Semi-Daily Journal Archive

The Blogspot archive of the weblog of J. Bradford DeLong, Professor of Economics and Chair of the PEIS major at U.C. Berkeley, a Research Associate of the National Bureau of Economic Research, and former Deputy Assistant Secretary of the U.S. Treasury.

Tuesday, January 10, 2006

Christopher Cox does good as head of the SEC:

WSJ.com - SEC to Propose Overhaul of Rules On Executive Pay : By KARA SCANNELL: The Securities and Exchange Commission, responding to rising criticism of soaring -- and partially hidden -- executive pay, is poised to propose the most sweeping overhaul of pay disclosure rules in 14 years, seeking to push companies to divulge much more about their top executives' perquisites, retirement benefits and total compensation. The proposed changes, according to SEC officials, would for the first time require corporate proxy statements to provide a column with a total annual compensation figure for each of a company's five highest-paid executives and be far more specific about the value of their various benefits. Total compensation is an elusive number under the current system, and one for which investor advocates have long sought greater disclosure.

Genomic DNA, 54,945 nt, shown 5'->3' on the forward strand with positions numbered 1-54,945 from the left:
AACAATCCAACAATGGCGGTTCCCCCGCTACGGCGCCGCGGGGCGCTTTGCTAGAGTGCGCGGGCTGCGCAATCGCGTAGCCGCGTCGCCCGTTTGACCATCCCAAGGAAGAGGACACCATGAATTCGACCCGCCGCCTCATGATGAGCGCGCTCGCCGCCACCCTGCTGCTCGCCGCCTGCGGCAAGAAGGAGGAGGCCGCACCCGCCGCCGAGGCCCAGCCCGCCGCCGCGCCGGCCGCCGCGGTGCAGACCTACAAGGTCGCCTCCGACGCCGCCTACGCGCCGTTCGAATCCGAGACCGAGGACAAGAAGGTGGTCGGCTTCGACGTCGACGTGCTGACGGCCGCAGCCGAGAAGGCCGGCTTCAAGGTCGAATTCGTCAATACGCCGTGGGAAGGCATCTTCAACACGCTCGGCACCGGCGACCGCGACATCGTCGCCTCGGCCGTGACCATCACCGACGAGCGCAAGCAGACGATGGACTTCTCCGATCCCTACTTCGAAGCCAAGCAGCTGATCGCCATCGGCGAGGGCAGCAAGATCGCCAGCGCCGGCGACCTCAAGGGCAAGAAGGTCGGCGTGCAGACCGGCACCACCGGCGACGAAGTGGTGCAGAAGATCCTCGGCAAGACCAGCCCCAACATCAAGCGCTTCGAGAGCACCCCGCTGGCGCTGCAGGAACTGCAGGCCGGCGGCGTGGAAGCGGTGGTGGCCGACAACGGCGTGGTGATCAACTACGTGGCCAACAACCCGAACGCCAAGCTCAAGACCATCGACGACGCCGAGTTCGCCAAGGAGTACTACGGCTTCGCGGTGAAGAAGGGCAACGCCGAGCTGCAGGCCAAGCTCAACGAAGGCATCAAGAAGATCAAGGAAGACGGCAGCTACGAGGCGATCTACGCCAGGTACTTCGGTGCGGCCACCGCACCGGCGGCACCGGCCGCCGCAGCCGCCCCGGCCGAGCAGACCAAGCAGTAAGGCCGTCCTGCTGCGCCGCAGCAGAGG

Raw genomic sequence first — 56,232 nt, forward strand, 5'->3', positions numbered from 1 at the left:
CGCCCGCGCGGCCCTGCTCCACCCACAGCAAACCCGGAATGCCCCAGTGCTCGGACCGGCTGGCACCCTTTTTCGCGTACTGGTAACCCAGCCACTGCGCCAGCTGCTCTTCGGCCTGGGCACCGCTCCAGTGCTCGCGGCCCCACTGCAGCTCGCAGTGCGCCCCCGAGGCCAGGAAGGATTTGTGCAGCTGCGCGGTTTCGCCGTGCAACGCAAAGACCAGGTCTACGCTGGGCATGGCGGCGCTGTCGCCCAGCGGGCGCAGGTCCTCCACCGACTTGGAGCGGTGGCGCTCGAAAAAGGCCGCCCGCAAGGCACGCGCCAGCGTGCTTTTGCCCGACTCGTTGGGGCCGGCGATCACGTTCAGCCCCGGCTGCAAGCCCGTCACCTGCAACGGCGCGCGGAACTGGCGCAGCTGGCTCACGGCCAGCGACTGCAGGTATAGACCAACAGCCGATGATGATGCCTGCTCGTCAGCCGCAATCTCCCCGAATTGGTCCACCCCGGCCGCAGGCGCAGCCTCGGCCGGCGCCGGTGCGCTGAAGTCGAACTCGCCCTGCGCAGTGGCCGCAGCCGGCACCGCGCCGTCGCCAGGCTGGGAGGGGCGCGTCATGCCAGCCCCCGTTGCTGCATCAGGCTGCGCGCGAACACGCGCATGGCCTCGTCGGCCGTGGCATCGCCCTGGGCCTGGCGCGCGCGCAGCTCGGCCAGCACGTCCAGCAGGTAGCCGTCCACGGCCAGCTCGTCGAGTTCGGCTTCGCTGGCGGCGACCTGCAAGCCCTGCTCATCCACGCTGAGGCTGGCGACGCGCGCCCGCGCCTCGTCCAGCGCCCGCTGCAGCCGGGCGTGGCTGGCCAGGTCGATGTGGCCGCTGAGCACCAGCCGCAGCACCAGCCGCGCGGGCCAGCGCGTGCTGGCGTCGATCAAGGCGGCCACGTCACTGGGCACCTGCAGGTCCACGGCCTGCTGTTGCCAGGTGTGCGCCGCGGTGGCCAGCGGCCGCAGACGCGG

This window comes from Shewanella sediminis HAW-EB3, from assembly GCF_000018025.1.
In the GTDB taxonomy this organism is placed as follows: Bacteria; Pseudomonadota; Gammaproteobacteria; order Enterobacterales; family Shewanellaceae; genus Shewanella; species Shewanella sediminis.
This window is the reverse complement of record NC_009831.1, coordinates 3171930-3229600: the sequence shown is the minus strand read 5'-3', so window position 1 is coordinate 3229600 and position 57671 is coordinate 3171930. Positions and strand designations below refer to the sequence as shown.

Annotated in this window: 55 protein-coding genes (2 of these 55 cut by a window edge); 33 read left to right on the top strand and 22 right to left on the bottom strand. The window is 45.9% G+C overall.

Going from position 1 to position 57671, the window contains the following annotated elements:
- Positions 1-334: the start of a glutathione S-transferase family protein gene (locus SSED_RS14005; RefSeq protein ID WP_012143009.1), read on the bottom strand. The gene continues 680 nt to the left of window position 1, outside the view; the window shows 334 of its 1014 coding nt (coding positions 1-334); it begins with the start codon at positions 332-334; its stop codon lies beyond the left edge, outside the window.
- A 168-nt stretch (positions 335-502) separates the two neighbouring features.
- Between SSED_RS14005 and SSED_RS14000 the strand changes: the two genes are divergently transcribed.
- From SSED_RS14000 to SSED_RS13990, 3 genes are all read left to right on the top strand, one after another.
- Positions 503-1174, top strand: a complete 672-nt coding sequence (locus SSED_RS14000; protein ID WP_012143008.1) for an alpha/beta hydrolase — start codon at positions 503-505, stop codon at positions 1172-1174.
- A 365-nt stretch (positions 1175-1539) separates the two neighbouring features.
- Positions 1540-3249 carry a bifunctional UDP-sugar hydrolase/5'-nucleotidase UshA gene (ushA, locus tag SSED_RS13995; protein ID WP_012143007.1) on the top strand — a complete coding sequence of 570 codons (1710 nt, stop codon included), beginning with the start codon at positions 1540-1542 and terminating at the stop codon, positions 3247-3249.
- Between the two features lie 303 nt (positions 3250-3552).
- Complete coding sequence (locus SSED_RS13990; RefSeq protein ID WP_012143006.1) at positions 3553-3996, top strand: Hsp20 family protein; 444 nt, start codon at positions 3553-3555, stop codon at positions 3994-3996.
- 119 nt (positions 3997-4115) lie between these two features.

In addition, the SEC would force companies to take the monetary value of the stock-option grants given to top executives and place those figures side-by-side with salary and bonus information. Under a new accounting rule, companies must start expensing the value of their stock options. These and other proposed changes will be presented at a public SEC meeting on Jan. 17, where commissioners will question staff members and vote whether to proceed with the plan. If approved, the proposed overhaul will be subject to a period of public comment, followed by a final SEC vote....

Mr. Cox has worked hard to make the commission -- composed of three Republican and two Democratic commissioners -- more harmonious by trying to get consensus on major issues. Just last week, he won unanimous backing for new guidelines on how much to fine a company that has engaged in financial fraud.... Mr. Cox said that a lot had changed since the SEC last addressed the issue in 1992. "The prevalent forms of compensation have migrated away from what is transparent to what is opaque," he said. "The market is capable of disciplining excessive compensation, provided that the market has adequate information. Too often in recent days, however, shareholders have been surprised to learn after the fact what their executives are being paid."

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